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Megan Rapinoe, Midge Purce ‘concerned’ about USWNT youth system

Megan Rapinoe leaves behind a decorated USWNT legacy. (Richard Callis/ISI Photos/Getty Images)

The U.S. women’s national team has long dominated international soccer – the program has won four World Cups, two more than second-place Germany – but after the team’s early exit in the 2023 tournament, conversation has shifted to the future of the game.

Midge Purce, for instance, is “concerned” about the USWNT’s youth system. The U-20 USWNT failed to get out of the group stage at the 2022 World Cup.

“I think we should be concerned, about our approach, our tactical approach, and what kind of system and style and identity as American soccer players we are instilling into our youth teams,” Purce said on “The 91st,” the Just Women’s Sports podcast she co-hosts with Katie Nolan. “We really, really need to think about, long-term, what change needs to happen.

“To be fair, I think they’re thinking about it. I don’t think anyone is looking at the youth programs and saying, ‘Yeah, we’re cool. We’re good with that.’ No. It’s very obvious. You don’t have to be smart to see it, and I think everyone does.”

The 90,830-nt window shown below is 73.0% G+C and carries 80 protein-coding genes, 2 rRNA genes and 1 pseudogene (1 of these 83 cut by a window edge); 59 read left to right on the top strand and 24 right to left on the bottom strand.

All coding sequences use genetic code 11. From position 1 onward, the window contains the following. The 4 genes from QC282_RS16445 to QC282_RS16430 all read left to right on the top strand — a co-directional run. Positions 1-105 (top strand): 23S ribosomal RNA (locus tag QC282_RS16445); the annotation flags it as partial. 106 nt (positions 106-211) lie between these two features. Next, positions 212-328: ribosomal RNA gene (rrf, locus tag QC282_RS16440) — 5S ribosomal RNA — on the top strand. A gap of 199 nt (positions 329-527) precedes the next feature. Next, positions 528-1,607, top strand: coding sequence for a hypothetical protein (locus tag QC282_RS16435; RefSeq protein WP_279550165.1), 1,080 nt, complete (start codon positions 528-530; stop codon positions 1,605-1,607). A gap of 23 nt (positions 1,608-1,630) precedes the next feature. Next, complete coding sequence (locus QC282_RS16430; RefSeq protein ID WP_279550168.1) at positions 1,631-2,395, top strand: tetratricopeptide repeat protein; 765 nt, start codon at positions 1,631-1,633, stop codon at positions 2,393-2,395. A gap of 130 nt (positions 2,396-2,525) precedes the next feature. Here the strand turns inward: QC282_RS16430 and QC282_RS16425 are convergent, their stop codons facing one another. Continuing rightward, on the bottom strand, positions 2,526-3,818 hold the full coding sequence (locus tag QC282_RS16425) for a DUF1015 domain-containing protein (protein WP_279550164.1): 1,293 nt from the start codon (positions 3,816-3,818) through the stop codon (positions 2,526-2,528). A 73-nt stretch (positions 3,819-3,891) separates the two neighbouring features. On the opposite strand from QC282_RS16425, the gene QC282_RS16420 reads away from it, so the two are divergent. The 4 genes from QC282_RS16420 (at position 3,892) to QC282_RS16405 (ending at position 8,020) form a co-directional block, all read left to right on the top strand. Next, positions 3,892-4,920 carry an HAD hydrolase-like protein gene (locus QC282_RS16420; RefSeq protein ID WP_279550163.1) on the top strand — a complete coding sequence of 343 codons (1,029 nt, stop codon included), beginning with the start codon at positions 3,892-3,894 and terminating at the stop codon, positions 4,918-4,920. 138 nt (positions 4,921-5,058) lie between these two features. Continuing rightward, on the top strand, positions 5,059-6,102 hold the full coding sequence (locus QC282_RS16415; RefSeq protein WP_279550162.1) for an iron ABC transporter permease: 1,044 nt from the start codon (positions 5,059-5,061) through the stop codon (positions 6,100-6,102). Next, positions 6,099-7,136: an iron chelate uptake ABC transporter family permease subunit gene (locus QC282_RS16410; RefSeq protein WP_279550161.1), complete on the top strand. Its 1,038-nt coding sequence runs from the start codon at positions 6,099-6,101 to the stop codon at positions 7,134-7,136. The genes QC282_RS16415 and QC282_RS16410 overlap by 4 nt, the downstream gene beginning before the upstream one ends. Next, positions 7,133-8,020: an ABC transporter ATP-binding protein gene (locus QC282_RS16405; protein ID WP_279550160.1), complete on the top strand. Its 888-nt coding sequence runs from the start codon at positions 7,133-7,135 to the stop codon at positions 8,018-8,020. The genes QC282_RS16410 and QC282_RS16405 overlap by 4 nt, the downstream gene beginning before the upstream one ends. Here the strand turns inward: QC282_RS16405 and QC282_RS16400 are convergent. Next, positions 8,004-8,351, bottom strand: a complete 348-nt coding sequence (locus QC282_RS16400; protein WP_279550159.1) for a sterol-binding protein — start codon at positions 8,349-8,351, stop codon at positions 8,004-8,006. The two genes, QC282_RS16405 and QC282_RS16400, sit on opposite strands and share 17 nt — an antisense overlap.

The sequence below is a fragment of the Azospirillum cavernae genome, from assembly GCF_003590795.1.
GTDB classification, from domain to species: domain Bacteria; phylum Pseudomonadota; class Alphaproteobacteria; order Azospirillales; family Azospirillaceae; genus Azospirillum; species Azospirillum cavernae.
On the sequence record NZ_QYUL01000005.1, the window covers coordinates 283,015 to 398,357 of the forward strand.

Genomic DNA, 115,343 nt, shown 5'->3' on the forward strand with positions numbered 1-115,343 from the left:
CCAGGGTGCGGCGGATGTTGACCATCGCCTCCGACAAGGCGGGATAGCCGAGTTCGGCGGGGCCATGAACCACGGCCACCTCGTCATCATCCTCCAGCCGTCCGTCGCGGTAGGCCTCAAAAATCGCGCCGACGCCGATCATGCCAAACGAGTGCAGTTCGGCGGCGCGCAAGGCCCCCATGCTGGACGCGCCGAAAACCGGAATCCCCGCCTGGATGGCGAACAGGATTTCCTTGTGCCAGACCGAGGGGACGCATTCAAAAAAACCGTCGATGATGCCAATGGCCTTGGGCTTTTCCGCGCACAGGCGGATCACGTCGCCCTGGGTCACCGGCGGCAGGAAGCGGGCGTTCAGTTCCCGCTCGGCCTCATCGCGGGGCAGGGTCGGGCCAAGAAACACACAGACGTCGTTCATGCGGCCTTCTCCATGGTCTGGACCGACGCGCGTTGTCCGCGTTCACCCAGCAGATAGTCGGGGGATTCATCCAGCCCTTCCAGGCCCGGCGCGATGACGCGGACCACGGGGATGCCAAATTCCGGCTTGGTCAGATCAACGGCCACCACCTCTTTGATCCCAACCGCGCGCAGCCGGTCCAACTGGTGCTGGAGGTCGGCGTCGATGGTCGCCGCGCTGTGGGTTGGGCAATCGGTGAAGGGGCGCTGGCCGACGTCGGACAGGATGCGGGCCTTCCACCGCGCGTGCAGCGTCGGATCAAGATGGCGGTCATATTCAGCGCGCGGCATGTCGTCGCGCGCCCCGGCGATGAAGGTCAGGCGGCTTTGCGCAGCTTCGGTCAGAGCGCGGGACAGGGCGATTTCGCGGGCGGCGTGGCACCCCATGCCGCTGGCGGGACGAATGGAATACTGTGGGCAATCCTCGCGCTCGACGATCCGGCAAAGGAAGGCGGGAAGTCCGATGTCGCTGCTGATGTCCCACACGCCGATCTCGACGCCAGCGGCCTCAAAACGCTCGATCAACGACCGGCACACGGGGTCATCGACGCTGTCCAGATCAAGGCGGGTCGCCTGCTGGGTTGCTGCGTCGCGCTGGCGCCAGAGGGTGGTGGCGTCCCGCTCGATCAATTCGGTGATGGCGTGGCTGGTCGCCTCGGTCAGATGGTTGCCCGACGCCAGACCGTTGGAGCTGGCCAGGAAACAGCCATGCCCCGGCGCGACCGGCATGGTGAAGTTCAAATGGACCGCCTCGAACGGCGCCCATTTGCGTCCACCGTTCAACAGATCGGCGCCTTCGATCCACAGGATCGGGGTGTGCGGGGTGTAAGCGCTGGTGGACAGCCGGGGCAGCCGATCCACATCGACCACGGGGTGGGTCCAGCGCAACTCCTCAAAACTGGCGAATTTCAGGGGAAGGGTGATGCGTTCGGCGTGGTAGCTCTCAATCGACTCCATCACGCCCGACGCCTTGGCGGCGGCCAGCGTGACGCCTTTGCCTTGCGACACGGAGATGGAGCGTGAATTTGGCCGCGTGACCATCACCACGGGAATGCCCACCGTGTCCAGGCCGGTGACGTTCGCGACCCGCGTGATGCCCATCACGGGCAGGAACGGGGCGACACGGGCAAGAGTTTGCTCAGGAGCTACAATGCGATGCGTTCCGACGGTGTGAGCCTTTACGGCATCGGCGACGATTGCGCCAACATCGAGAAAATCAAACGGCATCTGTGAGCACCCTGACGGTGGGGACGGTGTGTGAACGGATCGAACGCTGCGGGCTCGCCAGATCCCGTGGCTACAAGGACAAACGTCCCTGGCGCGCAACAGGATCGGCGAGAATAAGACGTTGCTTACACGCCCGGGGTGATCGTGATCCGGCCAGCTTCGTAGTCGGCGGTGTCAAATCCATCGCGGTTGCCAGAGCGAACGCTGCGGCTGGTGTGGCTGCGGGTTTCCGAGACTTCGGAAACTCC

Megan Rapinoe, who played in her fourth and final World Cup this year, expressed a similar sentiment in an interview with The Atlantic.

“From an overall federation perspective, it is worth at least a deep-dive look at our structure. We haven’t done that well in youth tournaments,” she said. “I think a more consistent style and a more consistent philosophy from the younger teams all the way up through the senior teams is necessary.”

She noted that European countries have a more sophisticated academy system than the United States.

“It’s a lot more difficult in America,” Rapinoe said. “They’re honestly better set up for a more holistic approach. It’s going to be more difficult here.”